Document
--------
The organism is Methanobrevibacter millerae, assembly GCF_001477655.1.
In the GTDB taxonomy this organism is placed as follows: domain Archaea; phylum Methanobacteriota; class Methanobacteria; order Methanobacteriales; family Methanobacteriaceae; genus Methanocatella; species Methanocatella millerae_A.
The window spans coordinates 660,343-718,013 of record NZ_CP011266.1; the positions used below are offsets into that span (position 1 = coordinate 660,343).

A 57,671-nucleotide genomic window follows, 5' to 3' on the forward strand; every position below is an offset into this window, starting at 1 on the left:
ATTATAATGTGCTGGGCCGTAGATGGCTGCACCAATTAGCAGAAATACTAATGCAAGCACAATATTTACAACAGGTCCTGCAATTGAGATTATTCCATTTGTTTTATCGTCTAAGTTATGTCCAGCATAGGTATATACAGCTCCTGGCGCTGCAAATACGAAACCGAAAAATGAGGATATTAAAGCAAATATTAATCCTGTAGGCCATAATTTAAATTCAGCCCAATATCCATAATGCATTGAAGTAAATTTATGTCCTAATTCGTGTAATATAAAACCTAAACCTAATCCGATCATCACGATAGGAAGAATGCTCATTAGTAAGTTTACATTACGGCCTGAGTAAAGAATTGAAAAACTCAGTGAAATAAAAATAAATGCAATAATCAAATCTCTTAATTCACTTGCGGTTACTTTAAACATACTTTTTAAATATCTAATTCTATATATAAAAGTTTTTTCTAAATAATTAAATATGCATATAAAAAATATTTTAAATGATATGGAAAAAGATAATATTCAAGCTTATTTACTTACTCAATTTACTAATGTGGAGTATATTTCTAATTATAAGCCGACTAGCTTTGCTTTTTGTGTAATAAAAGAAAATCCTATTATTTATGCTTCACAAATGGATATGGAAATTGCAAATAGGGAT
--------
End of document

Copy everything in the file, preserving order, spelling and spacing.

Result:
The organism is Methanobrevibacter millerae, assembly GCF_001477655.1.
In the GTDB taxonomy this organism is placed as follows: domain Archaea; phylum Methanobacteriota; class Methanobacteria; order Methanobacteriales; family Methanobacteriaceae; genus Methanocatella; species Methanocatella millerae_A.
The window spans coordinates 660,343-718,013 of record NZ_CP011266.1; the positions used below are offsets into that span (position 1 = coordinate 660,343).

A 57,671-nucleotide genomic window follows, 5' to 3' on the forward strand; every position below is an offset into this window, starting at 1 on the left:
ATTATAATGTGCTGGGCCGTAGATGGCTGCACCAATTAGCAGAAATACTAATGCAAGCACAATATTTACAACAGGTCCTGCAATTGAGATTATTCCATTTGTTTTATCGTCTAAGTTATGTCCAGCATAGGTATATACAGCTCCTGGCGCTGCAAATACGAAACCGAAAAATGAGGATATTAAAGCAAATATTAATCCTGTAGGCCATAATTTAAATTCAGCCCAATATCCATAATGCATTGAAGTAAATTTATGTCCTAATTCGTGTAATATAAAACCTAAACCTAATCCGATCATCACGATAGGAAGAATGCTCATTAGTAAGTTTACATTACGGCCTGAGTAAAGAATTGAAAAACTCAGTGAAATAAAAATAAATGCAATAATCAAATCTCTTAATTCACTTGCGGTTACTTTAAACATACTTTTTAAATATCTAATTCTATATATAAAAGTTTTTTCTAAATAATTAAATATGCATATAAAAAATATTTTAAATGATATGGAAAAAGATAATATTCAAGCTTATTTACTTACTCAATTTACTAATGTGGAGTATATTTCTAATTATAAGCCGACTAGCTTTGCTTTTTGTGTAATAAAAGAAAATCCTATTATTTATGCTTCACAAATGGATATGGAAATTGCAAATAGGGAT